Darlene checked into a run-down motel that she wouldn’t normally consider, in case anyone came looking for her. She had been puzzled by the front desk clerk’s “hourly or nightly” question. However, upon seeing a scantily clad, heavily decorated woman and a suited man enter the next room, she pieced it together. The noises seeping through the paper-thin walls confirmed the nature of business conducted. Consequently, she decided avoiding the bed would be in her best interest.
She huddled at the small desk, curtains drawn, door double-bolted, and lights dimmed. The papers from Myrtle’s safety deposit box were spread on the desktop. Darlene cupped her hands over her ears to muffle the grunts and groans from next door. Finally, fifteen minutes later, she was blessed with silence when her neighbors left.
One of the pages caught her eye. She recognized the Medical Enterprises of Grayhawk logo. Her mom had gone there for her cancer treatment. A few weeks ago, Darlene read in the Arizona Republic that early clinical trial results earned Grayhawk a large federal grant. Darlene went numb as her eyes scanned the paragraphs. Myrtle had cancer. Behind the letter, she found a handwritten page. She recognized Myrtle’s shaky penmanship.
She read through the letter twice and dropped it on the desk. She shook her head. It couldn’t possibly be true. Myrtle claimed that Medical Enterprises of Grayhawk injected healthy patients with an aggressive form of cancer to gather more treatment data. A European competitor, Sidney-Talbot, also had promising trial results, and Darlene knew being the first to market meant billions of dollars earned before patents expired.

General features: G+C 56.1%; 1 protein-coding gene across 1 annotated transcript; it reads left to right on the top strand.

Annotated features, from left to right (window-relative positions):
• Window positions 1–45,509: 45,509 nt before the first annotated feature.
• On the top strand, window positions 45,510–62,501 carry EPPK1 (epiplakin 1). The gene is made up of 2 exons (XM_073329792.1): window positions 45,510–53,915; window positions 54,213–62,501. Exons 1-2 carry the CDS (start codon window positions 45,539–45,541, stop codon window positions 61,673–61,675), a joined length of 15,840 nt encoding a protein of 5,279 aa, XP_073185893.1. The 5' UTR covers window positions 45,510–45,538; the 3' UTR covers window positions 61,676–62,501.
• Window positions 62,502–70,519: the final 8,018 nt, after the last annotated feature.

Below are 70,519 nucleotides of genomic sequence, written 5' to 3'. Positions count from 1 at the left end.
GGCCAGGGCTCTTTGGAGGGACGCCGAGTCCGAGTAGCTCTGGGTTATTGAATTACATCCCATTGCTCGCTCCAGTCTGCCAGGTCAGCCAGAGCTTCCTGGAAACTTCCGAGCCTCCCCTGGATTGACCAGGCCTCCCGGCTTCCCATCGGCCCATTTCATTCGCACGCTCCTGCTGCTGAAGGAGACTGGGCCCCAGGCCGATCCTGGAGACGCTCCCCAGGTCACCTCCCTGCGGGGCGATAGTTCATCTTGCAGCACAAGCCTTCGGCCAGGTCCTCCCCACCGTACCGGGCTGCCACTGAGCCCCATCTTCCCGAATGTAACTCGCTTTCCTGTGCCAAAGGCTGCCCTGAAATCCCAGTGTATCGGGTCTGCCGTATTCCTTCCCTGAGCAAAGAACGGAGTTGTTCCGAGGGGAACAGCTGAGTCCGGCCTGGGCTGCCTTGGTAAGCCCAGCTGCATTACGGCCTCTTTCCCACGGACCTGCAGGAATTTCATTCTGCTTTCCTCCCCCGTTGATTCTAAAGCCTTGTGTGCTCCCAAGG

Still, Darlene couldn’t buy the weak claim that her father, Andrew Moritz, injected Myrtle with cancer as retribution. Retribution for what? Her father had been a sales rep for New Way Pharmaceutical for twenty years, but that had nothing to do with Grayhawk.
Darlene needed more. She needed Myrtle’s help.
New occupants entered the room next door.
Darlene decided to leave immediately.
WEAK (adj): not factually grounded or logically presented <a weak argument>
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This continuation of Darlene’s Story is still in Darlene’s point of view. Click here for Darlene’s Story page if you want to read the entire piece. Thanks so much for stopping by!